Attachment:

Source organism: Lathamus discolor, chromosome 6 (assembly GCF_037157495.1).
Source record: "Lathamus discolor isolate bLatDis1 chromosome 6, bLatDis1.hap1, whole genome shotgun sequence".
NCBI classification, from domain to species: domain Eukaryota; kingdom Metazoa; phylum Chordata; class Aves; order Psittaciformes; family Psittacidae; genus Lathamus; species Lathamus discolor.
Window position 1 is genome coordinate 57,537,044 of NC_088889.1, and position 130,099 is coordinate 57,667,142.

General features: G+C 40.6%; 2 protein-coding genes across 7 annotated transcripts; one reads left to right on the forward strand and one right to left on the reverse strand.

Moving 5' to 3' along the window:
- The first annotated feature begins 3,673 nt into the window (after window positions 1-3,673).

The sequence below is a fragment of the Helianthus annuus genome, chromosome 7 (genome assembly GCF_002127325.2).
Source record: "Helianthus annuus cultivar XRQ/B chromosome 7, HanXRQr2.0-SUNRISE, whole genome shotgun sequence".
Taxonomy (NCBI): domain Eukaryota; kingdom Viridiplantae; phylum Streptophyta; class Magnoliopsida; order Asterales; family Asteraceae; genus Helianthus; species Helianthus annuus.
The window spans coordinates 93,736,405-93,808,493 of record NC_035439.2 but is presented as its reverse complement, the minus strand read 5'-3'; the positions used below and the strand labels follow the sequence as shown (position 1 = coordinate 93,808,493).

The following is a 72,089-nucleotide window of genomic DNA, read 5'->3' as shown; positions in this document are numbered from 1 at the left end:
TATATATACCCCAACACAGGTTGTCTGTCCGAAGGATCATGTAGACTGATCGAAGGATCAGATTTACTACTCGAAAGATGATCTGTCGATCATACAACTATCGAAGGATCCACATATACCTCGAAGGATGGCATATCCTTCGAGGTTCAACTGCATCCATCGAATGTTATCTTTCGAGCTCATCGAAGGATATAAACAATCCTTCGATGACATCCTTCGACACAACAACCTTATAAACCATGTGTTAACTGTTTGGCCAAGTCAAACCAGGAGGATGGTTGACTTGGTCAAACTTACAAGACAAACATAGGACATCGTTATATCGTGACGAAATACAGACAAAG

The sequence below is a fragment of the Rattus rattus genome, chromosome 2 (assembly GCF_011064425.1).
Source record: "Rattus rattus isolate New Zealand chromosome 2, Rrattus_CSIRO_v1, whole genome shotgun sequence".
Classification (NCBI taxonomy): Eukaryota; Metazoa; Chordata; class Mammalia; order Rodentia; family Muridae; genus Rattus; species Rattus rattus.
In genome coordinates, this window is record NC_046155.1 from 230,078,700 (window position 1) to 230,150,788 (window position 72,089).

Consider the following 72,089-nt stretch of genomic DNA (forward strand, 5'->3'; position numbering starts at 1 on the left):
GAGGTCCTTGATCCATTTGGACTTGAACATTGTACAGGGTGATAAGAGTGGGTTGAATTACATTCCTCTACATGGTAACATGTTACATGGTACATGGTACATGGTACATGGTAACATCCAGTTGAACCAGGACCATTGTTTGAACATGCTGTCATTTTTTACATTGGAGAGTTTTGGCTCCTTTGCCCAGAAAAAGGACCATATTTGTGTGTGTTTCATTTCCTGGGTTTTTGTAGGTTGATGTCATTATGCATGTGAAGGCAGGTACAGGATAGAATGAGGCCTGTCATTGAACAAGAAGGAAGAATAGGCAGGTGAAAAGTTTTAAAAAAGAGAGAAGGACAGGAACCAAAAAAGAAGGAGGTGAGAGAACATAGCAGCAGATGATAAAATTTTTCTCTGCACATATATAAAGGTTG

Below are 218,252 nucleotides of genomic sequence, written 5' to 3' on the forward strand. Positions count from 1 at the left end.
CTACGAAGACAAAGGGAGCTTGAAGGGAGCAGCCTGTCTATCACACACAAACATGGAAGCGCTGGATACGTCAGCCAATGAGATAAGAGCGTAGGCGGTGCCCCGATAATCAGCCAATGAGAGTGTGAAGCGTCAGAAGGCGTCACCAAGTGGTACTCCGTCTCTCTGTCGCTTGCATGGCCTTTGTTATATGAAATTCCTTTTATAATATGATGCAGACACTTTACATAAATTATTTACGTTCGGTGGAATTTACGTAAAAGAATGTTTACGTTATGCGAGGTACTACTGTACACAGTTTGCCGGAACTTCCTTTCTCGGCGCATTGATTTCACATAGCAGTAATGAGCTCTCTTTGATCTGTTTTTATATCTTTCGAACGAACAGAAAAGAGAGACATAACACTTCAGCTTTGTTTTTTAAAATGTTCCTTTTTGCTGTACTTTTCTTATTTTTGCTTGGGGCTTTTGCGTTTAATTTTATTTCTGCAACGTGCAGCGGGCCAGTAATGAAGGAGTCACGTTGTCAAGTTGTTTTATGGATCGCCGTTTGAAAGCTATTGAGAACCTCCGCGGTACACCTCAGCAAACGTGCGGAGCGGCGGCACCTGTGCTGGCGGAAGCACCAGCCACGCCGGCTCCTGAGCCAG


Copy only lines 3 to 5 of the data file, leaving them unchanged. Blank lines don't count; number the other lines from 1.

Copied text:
NCBI classification, from domain to species: domain Eukaryota; kingdom Metazoa; phylum Chordata; class Aves; order Psittaciformes; family Psittacidae; genus Lathamus; species Lathamus discolor.
Window position 1 is genome coordinate 57,537,044 of NC_088889.1, and position 130,099 is coordinate 57,667,142.

General features: G+C 40.6%; 2 protein-coding genes across 7 annotated transcripts; one reads left to right on the forward strand and one right to left on the reverse strand.